The intestine is one of the largest vital organs of the human body, integrating many complex epithelial, immune, lymphatic, vascular, and nervous components to perform digestive and endocrine functions and regulate digestion, metabolism, and feeding behaviors.41,95,96 It can be divided into two segments, the small intestine and the large intestine. In the past decade, the generation of intestinal organoids has provided a rich reference for understanding intestinal pathology.97,98,99 Organoid models can effectively mimic the state of intestinal diseases, including motility disorders, malabsorptive diarrhea, inflammation, infection, and cancer.40,75,95,100 Microvillus inclusion disease (MVID) is a congenital disease of the intestinal epithelium that causes malnutrition and is characterized by diffuse villus atrophy or absence of apical microvilli.101,102 MVID cases are caused by mutations in either myosin 5B (MYO5B) or syntaxin-3.103 Loss of the microvillus phenotype was reported in a patient-tissue-derived organoid model.104,105 Deletion of MYO5B impairs precursor differentiation into organoids and partially mediates Wnt/Notch imbalance, and Notch inhibition and/or LPA treatment could be an effective treatment for MVID.106 Diacylglycerol-acyltransferase 1 (DGAT1) dysfunction often leads to another rare, intractable form of malabsorption and diarrheal disease that appears early in life.107 The main role of DGAT1 is to catalyze the conversion of diglycerides and fatty acyl-CoA to triglycerides, and DGAT1 deficiency can lead to fat intolerance and protein-losing enteropathy.108 Intestinal organoids produced from tissues of DGAT1 mutant patients showed decreased lipid catabolism and increased cell death after oleic acid treatment. Knockdown of DGAT1 in normal organoids can also replicate this phenotype, which essentially recapitulates and reflects the fat intolerance and intestinal damage caused by DGAT1 deficiency in patients.109 Multiple intestinal atresia (MIA) is a rare disease with bowel obstruction and uniform calcification in the abdominal cavity, caused by a deficiency of the tetratricopeptide repeat domain 7 A gene (TTC7A).110,111 Organoids formed from MIA patient tissue have inside-out apicobasal polarity, which is rarely observed in long-term culture; however, this reversal can be normalized by pharmacological inhibition of Rho kinase.112 Cystic fibrosis (CF) is a common, fatal, multisystem genetic disorder that presents as a chronic disease with an altered gut environment.113 It is a disease caused by impaired epithelial anion transport owing to mutations in the gene encoding cystic fibrosis transmembrane regulator protein (CFTR), resulting in impaired fluid regulation and pH imbalance in multiple organs.114,115 CFTR-dependent secretory responses can be replicated by intestinal organoids from CF patients, and it was found that increased ATP treatment of these organoids with forskolin causes CFTR-mediated chloride channel opening and induces fluid secretion from epithelial cells, resulting in swelling of intestinal organoids.116 Inflammatory bowel diseases (IBDs) come in two forms, known as ulcerative colitis (UC) and Crohn’s disease (CD); these debilitating chronic inflammatory disorders are consequences of genetic predisposition combined with accumulated dysbiosis of the gut microbiota, which mediates uncontrolled immune responses and impaired structural function of the gut epithelium.117,118,119 Organoid models can also be used to interrogate complex somatic cells in UC tissue as they evolve to adapt to the chronic inflammatory microenvironment.117,120,121,122,123 Intestinal organoids harvested from CD patients can recapitulate multiple patterns of disease evolution, including higher organoid reorganization capacity, DNA methylation, and changes in transcriptome and stem cell marker gene profiles.123,124,125 Despite a comparable mutational signature, the number of single nucleotide variants (SNVs) in UC organoids from the same patient was slightly higher than that in paired control organoids, which essentially mimics the finding that epithelial cells in UC have an increased number of mutations under inflammatory conditions in vivo.120,126 Human iPSCs from colonic fibroblasts were isolated from UC patients, followed by targeted differentiation into organoids; these organoids fully reproduced the histological and functional features of primary colonic tissue, including insufficient secretion of acidic mucus, abnormal adherent junctions in the epithelial barrier, and overexpression of the CXCL8/CXCR1 axis.121 In addition, organoids can provide a good model for the simulation of colorectal cancer progression.127,128,129,130The occurrence and development of Colorectal Cancer (CRC) is a malignant tumor and a heterogeneous disease involving a series of genomic alterations.131,132,133,134 The occurrence and development of CRC is a multifactorial, multi-pathway process that follows a progression from normal to adenoma to adenocarcinoma to liver metastasis of adenocarcinoma. Organoids derived from colonic tissue have been used to model CRC, and these PDOs recapitulate the somatic copy number alteration (SCNA) and mutational spectrum found in CRC, with ~80% of the mutations in primary tumor tissue being identified in the corresponding organoids.135 Metastasis is the main cause of death in CRC; patient-derived paired primary and metastatic tumor organoids have been selected as CRC metastasis models, which can be used for the discovery and detection of potential prognostic biomarkers and therapeutic targets of CRC. Despite shared driver mutations between primary and metastatic tumors, metastatically derived organoids after xenotransplantation exhibit higher metastatic capacity.136 When the multimutated CRC genes APC, KRAS, SMAD4, TP53 and PIK3CA were introduced into normal human intestinal organoids using CRISPR-Cas9 genome editing technology, the organoids could simulate the progression of CRC and gradually transform into invasive glandular tissues in vivo.137 Gene-edited Apc/KrasG12D/Trp53 organoids were transplanted into the distal colon and subsequently found to metastasize to the liver.138 Deletion of MLH1 from colonic epithelium-derived normal organoids using CRISPR-Cas9 technology mimics features of MSI-driven CRC.139 Several newly discovered causative genes for colorectal cancer, such as the protein tyrosine kinases (PTKs) BMX and HCK observed in adenoma precursor cells, have been suggested as potential drivers of adenomas. When these two genes were exogenously expressed in human intestinal organoids, an increase in BMX or HCK was observed to significantly improve the number and size of organoid hyperplasia within the organoid lumen, as well as multiple polyp bud protrusions and wall hyperplasia.140 In addition to the role of gene mutation, chromosomal instability is also one of the pathological causes of CRC.141 When combined with other interventions, xenografted mutant organoids with certain chromosomal rearrangements, including reversals and deletions affecting R-spondin2, form flat serrated lesions similar to sessile serrated adenoma in mice.142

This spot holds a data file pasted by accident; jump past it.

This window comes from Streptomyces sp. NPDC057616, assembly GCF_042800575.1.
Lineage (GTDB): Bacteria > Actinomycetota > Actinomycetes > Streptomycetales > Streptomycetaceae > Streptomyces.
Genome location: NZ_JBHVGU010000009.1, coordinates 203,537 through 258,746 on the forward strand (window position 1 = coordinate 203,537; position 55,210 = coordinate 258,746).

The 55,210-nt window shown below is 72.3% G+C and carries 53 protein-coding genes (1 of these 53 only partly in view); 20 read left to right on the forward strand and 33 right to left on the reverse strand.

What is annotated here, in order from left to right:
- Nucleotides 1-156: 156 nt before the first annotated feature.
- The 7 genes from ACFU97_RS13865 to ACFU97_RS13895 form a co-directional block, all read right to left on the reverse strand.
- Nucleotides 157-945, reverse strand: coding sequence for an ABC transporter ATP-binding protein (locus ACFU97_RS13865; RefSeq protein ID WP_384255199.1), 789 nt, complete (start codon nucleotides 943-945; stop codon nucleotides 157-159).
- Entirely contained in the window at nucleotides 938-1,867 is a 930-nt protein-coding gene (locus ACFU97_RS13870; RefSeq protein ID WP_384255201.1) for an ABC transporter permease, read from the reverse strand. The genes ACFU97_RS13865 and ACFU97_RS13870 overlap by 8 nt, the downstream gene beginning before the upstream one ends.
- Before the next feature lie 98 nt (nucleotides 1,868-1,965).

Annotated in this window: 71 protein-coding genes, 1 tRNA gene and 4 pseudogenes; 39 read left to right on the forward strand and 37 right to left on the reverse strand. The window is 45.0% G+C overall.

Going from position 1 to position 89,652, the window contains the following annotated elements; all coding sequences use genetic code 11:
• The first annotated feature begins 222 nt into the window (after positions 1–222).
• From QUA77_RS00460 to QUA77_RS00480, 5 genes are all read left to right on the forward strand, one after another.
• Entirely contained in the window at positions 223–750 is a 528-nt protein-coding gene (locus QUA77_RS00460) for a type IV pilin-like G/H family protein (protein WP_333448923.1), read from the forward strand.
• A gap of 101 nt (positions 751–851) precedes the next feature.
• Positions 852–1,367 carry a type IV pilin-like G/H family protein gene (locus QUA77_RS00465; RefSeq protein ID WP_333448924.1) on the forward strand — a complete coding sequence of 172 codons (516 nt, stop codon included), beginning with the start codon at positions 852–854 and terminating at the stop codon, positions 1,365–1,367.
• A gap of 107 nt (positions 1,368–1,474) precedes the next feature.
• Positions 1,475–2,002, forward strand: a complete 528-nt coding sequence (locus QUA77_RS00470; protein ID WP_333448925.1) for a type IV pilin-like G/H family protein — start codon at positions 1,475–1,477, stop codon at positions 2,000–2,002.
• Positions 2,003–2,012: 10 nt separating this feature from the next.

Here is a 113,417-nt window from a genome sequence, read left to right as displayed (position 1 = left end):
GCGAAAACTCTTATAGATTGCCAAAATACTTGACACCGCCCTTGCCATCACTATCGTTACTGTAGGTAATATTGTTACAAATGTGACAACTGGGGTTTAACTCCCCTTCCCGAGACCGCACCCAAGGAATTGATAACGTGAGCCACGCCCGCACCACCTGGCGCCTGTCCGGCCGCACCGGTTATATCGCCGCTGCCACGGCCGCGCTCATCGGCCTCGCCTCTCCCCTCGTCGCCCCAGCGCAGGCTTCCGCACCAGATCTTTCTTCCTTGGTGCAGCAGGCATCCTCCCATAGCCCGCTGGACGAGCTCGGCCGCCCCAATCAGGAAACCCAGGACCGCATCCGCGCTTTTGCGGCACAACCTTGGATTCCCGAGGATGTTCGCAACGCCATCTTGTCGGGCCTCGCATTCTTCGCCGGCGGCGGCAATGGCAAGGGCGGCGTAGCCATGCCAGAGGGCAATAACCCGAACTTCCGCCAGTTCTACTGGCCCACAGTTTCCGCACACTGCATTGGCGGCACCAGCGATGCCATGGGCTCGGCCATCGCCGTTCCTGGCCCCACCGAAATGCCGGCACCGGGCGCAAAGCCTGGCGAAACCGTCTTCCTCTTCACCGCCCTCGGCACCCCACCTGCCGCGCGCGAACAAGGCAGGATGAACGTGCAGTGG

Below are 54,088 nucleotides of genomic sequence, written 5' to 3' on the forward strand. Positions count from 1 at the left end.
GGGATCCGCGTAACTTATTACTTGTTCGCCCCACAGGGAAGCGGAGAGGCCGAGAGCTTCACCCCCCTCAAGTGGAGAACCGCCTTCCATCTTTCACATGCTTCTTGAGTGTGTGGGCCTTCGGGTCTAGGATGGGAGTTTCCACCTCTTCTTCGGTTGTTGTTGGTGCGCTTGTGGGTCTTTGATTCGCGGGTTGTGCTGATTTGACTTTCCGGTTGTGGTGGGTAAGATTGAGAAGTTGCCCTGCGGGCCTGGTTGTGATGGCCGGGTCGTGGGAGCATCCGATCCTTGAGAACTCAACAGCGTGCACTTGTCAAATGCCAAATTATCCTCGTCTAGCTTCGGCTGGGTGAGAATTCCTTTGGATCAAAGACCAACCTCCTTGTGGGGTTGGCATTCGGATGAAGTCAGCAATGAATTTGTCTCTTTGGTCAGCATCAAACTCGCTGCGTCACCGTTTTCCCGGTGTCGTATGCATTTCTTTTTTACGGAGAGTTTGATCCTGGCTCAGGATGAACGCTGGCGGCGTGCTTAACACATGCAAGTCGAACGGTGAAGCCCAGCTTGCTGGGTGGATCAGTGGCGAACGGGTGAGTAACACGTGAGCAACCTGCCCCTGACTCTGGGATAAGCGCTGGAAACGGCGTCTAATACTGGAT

Gastric disease